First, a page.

In the 1990s, an era of deceit helped promote the speculative bubble in high-technology and telecom stocks that carried forward from 1995 to 2000. Good money was invested after bad in one absurdist dream after another, justified by Wall Street analysts who were paid handsomely to exaggerate or deceive investors outright about company prospects. Accounting fraud reached new heights across corporate America, with the help and approval of the most prestigious accounting firms. Under-the-table compensation to high-technology executives and institutional investors promoted still higher prices. The Nasdaq Composite Index reached a high of about 5,000 in March 2000 only to fall to just above 1,000 thirty months later. Enron and WorldCom went bust, the soaring early success of both due to accounting fraud and misleading Wall Street analysis. Several trillion dollars of value was lost overall. As late as the fall of 2010, the Nasdaq was still 50 percent below its 2000 high. Overall, capital investment rose in the 1990s as a proportion of GDP, but many hundreds of billions of dollars of it turned out to be wasted.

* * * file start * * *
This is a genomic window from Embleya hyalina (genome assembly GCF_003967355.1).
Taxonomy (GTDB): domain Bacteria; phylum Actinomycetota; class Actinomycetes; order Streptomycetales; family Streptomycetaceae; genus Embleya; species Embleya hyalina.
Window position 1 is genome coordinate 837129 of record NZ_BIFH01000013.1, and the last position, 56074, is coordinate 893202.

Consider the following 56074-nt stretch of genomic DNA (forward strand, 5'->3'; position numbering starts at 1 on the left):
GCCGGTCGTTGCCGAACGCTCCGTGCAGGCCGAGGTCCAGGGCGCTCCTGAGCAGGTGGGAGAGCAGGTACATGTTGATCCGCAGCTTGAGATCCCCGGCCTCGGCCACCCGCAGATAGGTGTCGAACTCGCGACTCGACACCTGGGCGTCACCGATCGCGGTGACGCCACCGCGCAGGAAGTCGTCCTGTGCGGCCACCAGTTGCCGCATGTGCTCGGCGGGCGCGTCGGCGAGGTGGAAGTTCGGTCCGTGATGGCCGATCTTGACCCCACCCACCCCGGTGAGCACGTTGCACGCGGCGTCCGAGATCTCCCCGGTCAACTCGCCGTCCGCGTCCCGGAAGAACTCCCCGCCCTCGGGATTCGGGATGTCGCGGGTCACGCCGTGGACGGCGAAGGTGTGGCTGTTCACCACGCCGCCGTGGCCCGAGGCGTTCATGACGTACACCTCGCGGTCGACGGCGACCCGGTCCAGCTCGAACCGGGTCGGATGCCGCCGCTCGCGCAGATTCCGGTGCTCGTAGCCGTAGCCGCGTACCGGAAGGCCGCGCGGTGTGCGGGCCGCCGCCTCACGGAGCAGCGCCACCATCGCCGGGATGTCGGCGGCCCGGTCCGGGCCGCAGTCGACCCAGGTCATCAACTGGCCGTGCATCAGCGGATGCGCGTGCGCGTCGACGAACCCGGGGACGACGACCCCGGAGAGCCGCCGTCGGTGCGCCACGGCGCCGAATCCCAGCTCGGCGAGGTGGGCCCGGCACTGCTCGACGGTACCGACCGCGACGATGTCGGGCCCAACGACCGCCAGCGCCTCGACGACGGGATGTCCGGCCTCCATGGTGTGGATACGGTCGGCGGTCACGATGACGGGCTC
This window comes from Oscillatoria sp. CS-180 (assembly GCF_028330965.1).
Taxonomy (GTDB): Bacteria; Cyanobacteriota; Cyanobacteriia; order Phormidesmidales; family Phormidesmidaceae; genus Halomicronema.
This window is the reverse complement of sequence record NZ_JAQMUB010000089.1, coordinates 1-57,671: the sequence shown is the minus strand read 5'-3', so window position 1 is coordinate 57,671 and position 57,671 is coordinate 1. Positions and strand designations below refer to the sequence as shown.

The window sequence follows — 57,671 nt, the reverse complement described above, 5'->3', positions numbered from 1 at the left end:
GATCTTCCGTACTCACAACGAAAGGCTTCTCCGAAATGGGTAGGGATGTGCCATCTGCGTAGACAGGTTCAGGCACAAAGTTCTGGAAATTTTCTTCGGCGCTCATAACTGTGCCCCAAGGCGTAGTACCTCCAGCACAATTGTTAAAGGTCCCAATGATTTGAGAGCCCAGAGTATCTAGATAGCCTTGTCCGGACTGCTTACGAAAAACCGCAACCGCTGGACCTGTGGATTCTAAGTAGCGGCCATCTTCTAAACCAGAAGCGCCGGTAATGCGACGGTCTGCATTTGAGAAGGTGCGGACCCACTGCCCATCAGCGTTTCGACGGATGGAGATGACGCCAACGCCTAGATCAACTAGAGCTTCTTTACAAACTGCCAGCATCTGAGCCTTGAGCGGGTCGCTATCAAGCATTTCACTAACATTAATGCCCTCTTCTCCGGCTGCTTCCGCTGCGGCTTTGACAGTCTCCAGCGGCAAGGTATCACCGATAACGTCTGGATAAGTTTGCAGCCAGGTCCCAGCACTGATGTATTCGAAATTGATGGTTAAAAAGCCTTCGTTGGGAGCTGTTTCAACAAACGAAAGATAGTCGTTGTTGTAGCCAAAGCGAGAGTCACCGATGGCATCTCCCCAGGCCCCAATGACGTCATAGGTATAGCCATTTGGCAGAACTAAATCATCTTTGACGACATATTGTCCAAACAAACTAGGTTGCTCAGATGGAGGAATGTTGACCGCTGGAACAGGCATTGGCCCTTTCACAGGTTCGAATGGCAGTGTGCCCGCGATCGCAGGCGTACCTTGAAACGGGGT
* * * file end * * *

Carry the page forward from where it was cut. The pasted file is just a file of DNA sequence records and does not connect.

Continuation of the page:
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The collapse of housing eight years later followed the same pattern, but the bubble in terms of actual dollars was far bigger and the collapse of greater consequence. Six to seven trillion dollars of new mortgages had been written that decade; mortgage debt was now much greater in total than federal debt. Wall Street firms learned how to raise capital for new mortgages around the world by creating attractive securities that in fact disguised the real risk of the mortgages. The major banking firms not only "securitized" these mortgages but had consumer loan subsidiaries that wrote subprime and other risky mortgages aggressively. Citigroup was every bit as aggressive at originating subprime mortgages as was Countrywide; Bear Stearns, Lehman, Merrill, and JPMorgan Chase had subsidiaries that were subprime leaders as well.
For all these endeavors, Wall Street professionals got fabulously rich. They channeled hundreds of billions of dollars into wasteful investments that could have been spent on energy, transportation, and communications infrastructure, health care and medical research, education, technical and business R&D, and new, truly innovative consumer products and business equipment. The question was not whether Wall Street bankers contributed enough to the economy to warrant their compensations, but how much they cost the economy in the damage done.
Excerpted from Age of Greed by Jeff Madrick. Copyright © 2011 by Jeff Madrick. Excerpted by permission of Knopf, a division of Random House, Inc. All rights reserved. No part of this excerpt may be reproduced or reprinted without permission in writing from the publisher.
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